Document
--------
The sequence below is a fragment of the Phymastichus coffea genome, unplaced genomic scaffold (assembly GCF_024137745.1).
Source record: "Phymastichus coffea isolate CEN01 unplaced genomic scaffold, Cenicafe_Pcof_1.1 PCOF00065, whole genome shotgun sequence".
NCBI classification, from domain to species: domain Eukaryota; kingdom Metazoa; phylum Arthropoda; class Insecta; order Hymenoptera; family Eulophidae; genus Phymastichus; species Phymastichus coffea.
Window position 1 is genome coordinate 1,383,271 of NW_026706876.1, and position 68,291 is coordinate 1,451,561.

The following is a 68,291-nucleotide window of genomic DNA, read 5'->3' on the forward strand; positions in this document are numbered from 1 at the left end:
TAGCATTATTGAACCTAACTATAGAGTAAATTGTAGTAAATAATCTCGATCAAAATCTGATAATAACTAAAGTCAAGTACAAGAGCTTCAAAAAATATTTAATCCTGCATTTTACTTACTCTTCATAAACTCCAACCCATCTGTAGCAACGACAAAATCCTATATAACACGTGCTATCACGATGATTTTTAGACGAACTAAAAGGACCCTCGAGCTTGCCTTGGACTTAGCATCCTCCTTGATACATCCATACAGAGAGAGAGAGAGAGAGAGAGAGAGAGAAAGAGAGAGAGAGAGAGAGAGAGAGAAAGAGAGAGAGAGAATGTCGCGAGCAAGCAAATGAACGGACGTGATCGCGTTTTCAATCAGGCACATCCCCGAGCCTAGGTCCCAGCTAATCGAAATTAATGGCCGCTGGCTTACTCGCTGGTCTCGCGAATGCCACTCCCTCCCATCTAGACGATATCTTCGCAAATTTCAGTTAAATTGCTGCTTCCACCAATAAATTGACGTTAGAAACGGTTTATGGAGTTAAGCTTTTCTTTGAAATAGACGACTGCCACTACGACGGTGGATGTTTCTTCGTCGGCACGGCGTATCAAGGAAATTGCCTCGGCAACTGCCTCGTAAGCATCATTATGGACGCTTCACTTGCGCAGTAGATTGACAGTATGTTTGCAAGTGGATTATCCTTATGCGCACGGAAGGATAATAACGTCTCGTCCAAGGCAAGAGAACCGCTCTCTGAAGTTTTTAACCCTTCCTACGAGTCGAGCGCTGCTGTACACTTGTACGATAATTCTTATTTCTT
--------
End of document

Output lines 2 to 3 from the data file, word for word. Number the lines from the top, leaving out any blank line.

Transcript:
Source record: "Phymastichus coffea isolate CEN01 unplaced genomic scaffold, Cenicafe_Pcof_1.1 PCOF00065, whole genome shotgun sequence".
NCBI classification, from domain to species: domain Eukaryota; kingdom Metazoa; phylum Arthropoda; class Insecta; order Hymenoptera; family Eulophidae; genus Phymastichus; species Phymastichus coffea.